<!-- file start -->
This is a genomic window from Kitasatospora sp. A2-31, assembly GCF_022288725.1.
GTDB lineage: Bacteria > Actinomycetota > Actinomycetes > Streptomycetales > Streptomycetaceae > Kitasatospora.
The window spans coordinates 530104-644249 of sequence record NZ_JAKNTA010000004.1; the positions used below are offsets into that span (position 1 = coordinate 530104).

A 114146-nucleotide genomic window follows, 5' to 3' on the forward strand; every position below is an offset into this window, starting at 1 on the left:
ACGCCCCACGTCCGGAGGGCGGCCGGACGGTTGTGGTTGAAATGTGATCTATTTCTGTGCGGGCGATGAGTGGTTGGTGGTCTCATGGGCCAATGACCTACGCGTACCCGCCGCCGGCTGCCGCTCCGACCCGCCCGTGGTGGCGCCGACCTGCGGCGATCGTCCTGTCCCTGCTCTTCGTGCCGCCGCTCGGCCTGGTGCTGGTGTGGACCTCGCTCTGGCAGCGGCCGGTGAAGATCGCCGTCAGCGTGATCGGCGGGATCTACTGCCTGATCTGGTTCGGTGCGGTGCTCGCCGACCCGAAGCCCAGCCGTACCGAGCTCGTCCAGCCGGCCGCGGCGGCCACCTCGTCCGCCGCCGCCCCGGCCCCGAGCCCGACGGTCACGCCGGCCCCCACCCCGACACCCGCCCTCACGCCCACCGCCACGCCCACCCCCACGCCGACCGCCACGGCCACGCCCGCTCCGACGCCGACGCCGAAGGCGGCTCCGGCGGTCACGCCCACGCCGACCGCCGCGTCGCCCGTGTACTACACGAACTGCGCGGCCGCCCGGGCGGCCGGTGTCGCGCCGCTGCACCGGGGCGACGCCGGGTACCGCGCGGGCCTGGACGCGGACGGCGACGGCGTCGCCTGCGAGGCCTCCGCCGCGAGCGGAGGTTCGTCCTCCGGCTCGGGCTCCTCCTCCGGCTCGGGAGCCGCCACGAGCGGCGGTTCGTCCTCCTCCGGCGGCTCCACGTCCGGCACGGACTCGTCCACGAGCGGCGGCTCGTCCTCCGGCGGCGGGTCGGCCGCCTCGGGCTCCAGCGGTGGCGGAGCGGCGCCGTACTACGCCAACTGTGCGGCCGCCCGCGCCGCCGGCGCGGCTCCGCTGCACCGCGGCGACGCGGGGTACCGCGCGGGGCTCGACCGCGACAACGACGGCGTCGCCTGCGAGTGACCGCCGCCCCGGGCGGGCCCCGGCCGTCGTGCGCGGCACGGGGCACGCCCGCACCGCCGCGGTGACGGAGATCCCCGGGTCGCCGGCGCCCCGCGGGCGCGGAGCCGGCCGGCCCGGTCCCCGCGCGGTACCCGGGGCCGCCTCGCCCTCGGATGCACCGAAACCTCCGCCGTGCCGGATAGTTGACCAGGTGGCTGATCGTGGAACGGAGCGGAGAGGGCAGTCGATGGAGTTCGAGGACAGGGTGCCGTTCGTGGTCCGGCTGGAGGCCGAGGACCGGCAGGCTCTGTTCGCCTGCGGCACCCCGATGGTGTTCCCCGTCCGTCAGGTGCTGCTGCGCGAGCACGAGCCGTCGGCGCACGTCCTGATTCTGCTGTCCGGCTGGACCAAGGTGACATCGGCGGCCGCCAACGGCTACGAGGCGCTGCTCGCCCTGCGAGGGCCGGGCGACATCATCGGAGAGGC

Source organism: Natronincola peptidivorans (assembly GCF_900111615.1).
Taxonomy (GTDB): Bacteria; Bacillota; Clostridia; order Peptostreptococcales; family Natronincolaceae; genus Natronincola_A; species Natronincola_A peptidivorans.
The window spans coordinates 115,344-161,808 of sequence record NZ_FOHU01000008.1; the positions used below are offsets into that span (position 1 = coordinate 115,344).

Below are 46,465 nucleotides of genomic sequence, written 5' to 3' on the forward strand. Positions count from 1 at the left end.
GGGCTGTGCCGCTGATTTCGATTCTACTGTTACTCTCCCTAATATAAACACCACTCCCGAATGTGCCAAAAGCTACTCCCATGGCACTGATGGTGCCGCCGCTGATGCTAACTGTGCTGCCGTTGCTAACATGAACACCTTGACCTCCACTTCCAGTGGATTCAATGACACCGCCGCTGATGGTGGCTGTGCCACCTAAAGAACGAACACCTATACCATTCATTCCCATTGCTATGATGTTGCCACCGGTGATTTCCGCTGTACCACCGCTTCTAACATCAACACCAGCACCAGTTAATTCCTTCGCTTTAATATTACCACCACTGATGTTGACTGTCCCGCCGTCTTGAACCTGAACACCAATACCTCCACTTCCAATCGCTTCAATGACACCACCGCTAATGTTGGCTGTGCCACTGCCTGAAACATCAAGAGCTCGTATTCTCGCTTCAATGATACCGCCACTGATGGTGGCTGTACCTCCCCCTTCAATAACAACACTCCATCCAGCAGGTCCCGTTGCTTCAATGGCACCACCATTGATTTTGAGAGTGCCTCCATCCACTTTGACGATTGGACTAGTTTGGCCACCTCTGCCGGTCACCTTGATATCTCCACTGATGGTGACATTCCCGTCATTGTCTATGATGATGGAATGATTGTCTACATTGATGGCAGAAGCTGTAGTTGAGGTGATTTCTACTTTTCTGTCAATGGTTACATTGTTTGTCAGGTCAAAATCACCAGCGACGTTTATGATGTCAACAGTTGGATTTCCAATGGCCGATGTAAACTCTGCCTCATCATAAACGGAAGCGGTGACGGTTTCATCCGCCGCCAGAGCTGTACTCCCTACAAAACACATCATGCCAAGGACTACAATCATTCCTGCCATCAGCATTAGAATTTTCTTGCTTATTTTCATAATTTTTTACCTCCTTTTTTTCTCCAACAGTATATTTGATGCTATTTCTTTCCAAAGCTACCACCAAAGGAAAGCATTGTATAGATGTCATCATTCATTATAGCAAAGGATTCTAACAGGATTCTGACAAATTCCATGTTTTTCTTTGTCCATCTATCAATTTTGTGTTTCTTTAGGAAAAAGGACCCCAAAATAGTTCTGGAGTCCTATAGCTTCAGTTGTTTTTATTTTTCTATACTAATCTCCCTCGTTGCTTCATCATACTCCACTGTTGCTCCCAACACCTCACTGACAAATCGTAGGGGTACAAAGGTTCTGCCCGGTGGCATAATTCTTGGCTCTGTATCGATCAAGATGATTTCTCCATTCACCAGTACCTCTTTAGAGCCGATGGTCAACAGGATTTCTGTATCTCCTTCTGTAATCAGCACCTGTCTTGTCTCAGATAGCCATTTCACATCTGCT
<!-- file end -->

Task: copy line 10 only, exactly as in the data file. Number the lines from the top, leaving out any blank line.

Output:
GGGCTGTGCCGCTGATTTCGATTCTACTGTTACTCTCCCTAATATAAACACCACTCCCGAATGTGCCAAAAGCTACTCCCATGGCACTGATGGTGCCGCCGCTGATGCTAACTGTGCTGCCGTTGCTAACATGAACACCTTGACCTCCACTTCCAGTGGATTCAATGACACCGCCGCTGATGGTGGCTGTGCCACCTAAAGAACGAACACCTATACCATTCATTCCCATTGCTATGATGTTGCCACCGGTGATTTCCGCTGTACCACCGCTTCTAACATCAACACCAGCACCAGTTAATTCCTTCGCTTTAATATTACCACCACTGATGTTGACTGTCCCGCCGTCTTGAACCTGAACACCAATACCTCCACTTCCAATCGCTTCAATGACACCACCGCTAATGTTGGCTGTGCCACTGCCTGAAACATCAAGAGCTCGTATTCTCGCTTCAATGATACCGCCACTGATGGTGGCTGTACCTCCCCCTTCAATAACAACACTCCATCCAGCAGGTCCCGTTGCTTCAATGGCACCACCATTGATTTTGAGAGTGCCTCCATCCACTTTGACGATTGGACTAGTTTGGCCACCTCTGCCGGTCACCTTGATATCTCCACTGATGGTGACATTCCCGTCATTGTCTATGATGATGGAATGATTGTCTACATTGATGGCAGAAGCTGTAGTTGAGGTGATTTCTACTTTTCTGTCAATGGTTACATTGTTTGTCAGGTCAAAATCACCAGCGACGTTTATGATGTCAACAGTTGGATTTCCAATGGCCGATGTAAACTCTGCCTCATCATAAACGGAAGCGGTGACGGTTTCATCCGCCGCCAGAGCTGTACTCCCTACAAAACACATCATGCCAAGGACTACAATCATTCCTGCCATCAGCATTAGAATTTTCTTGCTTATTTTCATAATTTTTTACCTCCTTTTTTTCTCCAACAGTATATTTGATGCTATTTCTTTCCAAAGCTACCACCAAAGGAAAGCATTGTATAGATGTCATCATTCATTATAGCAAAGGATTCTAACAGGATTCTGACAAATTCCATGTTTTTCTTTGTCCATCTATCAATTTTGTGTTTCTTTAGGAAAAAGGACCCCAAAATAGTTCTGGAGTCCTATAGCTTCAGTTGTTTTTATTTTTCTATACTAATCTCCCTCGTTGCTTCATCATACTCCACTGTTGCTCCCAACACCTCACTGACAAATCGTAGGGGTACAAAGGTTCTGCCCGGTGGCATAATTCTTGGCTCTGTATCGATCAAGATGATTTCTCCATTCACCAGTACCTCTTTAGAGCCGATGGTCAACAGGATTTCTGTATCTCCTTCTGTAATCAGCACCTGTCTTGTCTCAGATAGCCATTTCACATCTGCT